Fusion 360 Gets a Major Update
Kyle Maxey posted on November 16, 2016 |

Fusion 360's engineers have continued their long march toward their end goal of creating an end-to-end product design package with their expansive November update. As of November 8th, Fusion users were treated to a number of new features, including simulation and milling enhancements as well as updates to drawings. In this piece, we’ll preview some of Autodesk's more interesting Fusion upgrades.

Fusion Adopts the Nastran Solver

To kick off its November update, the Fusion team has announced that Autodesk's 2014 acquisition of Nastran will now benefit 360's CAE portfolio. For users who are running simulations in the cloud, this solver upgrade won’t ever be noticed, but for those who prefer to do their simulations locally, a quick Nastran solver installation will run the first time you attempt a local study. With the addition of the Nastran, Fusion is gaining one of the best tested and consistently updated solvers on the planet.

Mesh Control with the Touch of a Slider

Building the correct mesh for a simulation is critical to achieving accurate results. So, for most CAE studies, it’s important to have a tight mesh representation of a model. The tradeoff, however, is that the finer the mesh, the more computationally expensive a study becomes.

Now, Fusion allows users to have the ability to fine-tune a specific area of a mesh, while leaving less important geometry in a lower resolution state. With this new tool, it will be possible to get high-quality simulation results in the shortest amount of time possible.

Ultimate Expands Its Simulation Study Options

The extensive aspect of this November update is undeniably the expansion of the different types of simulation that Fusion users will be able to run. The catch is that you'll have to be an Ultimate user if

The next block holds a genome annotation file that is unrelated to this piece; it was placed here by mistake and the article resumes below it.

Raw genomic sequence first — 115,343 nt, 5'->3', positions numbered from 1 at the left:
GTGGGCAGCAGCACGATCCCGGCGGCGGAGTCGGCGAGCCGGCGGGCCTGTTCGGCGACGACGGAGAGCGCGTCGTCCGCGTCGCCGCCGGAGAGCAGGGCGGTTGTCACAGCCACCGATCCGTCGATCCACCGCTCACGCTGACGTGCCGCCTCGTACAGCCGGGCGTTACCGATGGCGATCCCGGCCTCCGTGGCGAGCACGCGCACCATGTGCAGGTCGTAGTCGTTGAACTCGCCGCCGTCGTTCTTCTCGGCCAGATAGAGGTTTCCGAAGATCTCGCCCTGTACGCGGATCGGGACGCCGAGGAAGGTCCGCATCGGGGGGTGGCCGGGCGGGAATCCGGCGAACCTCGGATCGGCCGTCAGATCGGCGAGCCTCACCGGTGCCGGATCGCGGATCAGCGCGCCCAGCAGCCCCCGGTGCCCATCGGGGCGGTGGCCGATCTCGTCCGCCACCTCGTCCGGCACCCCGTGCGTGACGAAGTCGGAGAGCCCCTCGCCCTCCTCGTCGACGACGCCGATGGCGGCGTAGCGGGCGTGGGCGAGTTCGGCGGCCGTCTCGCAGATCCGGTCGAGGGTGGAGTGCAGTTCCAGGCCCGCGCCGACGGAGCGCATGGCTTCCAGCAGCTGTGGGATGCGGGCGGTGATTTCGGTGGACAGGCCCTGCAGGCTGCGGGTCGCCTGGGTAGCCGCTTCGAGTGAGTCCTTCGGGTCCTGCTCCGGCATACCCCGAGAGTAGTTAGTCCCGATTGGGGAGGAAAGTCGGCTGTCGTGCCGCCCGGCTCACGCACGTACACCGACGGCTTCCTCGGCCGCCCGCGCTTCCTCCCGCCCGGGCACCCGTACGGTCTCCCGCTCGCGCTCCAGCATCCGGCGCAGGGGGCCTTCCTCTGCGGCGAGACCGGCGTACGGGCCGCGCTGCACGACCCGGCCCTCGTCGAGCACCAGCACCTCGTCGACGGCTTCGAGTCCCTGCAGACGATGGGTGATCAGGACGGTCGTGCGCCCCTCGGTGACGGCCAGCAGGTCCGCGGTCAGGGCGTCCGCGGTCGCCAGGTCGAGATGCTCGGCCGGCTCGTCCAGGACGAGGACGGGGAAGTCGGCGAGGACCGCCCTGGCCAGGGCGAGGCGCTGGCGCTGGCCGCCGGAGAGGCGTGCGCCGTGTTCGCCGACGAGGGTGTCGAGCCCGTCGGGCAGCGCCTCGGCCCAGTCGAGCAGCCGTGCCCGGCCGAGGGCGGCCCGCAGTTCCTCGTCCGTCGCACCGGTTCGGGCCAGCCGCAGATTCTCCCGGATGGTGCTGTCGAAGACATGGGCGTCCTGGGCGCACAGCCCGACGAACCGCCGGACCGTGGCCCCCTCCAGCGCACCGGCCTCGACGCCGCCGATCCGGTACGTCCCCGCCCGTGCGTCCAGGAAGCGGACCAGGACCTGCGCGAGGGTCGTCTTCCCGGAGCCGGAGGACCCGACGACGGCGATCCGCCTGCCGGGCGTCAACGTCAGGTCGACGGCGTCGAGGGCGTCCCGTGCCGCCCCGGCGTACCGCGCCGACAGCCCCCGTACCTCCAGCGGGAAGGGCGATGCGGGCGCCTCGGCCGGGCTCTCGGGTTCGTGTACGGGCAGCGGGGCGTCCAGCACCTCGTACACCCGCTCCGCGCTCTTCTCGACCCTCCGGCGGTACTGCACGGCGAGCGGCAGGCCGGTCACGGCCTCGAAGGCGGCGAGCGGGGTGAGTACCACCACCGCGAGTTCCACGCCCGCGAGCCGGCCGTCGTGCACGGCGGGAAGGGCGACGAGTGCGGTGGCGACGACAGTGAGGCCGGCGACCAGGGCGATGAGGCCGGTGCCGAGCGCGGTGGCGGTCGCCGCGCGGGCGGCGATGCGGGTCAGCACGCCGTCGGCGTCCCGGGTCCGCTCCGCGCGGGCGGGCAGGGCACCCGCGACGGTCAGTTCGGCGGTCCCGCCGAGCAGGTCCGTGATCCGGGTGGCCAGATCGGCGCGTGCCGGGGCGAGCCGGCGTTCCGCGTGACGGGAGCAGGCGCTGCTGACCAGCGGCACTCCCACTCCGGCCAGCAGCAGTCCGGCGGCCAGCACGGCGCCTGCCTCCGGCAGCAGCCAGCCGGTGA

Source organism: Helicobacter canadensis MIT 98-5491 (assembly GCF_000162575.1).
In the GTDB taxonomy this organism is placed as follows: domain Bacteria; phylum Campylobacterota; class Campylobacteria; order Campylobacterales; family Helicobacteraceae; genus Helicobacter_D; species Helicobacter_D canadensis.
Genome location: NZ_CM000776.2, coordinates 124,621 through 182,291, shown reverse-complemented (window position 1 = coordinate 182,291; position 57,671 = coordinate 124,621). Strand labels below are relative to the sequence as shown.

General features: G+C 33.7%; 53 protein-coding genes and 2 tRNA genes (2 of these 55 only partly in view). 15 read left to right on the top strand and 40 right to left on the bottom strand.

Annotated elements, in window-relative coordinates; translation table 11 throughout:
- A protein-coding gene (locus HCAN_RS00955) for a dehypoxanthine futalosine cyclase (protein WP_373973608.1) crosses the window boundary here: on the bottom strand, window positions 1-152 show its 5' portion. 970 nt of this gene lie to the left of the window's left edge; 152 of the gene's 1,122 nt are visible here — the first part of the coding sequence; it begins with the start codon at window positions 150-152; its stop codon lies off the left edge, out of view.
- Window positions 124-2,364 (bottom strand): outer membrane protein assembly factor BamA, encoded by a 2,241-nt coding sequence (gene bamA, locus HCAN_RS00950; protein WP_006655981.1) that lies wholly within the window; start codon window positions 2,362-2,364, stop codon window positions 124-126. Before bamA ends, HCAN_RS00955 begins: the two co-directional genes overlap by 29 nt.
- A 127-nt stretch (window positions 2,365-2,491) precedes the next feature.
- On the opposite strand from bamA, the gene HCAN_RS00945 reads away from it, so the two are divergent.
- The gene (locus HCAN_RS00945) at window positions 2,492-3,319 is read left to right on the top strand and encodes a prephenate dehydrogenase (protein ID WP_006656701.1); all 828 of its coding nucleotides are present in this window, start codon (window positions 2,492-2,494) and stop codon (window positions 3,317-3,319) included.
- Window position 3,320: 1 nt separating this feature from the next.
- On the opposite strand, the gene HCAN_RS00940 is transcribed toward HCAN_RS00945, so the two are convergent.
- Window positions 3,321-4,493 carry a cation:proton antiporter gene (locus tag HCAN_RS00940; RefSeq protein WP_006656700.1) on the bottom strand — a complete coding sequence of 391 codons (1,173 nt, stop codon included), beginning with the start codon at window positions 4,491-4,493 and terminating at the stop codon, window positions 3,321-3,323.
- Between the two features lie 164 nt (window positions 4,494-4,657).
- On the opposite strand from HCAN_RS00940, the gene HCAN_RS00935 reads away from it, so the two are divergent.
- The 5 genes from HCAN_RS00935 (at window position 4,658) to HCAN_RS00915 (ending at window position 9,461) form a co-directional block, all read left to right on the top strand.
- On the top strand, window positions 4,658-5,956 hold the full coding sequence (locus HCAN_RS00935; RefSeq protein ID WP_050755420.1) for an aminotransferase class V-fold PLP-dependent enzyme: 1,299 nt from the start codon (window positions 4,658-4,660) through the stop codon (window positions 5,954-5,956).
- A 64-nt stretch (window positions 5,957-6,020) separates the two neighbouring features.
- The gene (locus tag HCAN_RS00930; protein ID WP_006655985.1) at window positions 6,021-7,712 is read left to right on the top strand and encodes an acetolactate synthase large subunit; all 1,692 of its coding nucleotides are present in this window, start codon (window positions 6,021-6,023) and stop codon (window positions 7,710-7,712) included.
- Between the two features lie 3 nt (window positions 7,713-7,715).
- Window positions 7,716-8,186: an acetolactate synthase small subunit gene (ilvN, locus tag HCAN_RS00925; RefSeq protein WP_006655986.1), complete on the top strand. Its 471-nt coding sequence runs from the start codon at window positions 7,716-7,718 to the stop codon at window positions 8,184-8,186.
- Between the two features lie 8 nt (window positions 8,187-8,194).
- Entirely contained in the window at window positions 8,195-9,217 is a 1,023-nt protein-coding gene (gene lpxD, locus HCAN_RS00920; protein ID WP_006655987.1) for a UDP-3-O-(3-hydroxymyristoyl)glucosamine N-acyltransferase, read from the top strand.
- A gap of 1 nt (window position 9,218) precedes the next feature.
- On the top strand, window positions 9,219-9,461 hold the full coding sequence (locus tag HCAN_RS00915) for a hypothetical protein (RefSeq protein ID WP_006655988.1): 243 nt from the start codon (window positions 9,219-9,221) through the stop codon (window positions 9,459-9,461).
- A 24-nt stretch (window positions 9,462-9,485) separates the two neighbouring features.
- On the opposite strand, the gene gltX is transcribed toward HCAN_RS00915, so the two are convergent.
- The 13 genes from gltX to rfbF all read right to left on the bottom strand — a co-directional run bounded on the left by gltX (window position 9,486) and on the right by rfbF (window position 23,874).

The Bolted Connection constraint dialogue.
The Bolted Connection constraint dialogue.
you want to tap into this new potential.

First up is the new “Bolted Connection” feature. With this new simulation constraint, users can simulate the stress that would be applied to a component if it were bolted down. By answering a few questions about where a bolt and nut will come into contact with a part, what type of preload conditions will be studied and a few other criteria, users can see how a component will behave if it's being tugged on while still stationary.

Next up, the Fusion team has made it easier to compare multiple CAE studies by providing a “Compare” workspace feature. In the past, only a single simulation result could be viewed at once. Now, once multiple results have been calculated, the Compare feature will appear in the “Workspace dropdown 

The Compare workspace feature makes evaluating simulations much easier.
The Compare workspace feature makes evaluating simulations much easier.

menu,” giving engineers the ability to see a number of studies at once.

Yikes! It doesn't look like this table is going to make it.

Yikes! It doesn't look like this table is going to make it.

Lastly, 360 can also run a buckling simulation that can determine where a component or assembly will begin to break if too much weight or force is applied to its body.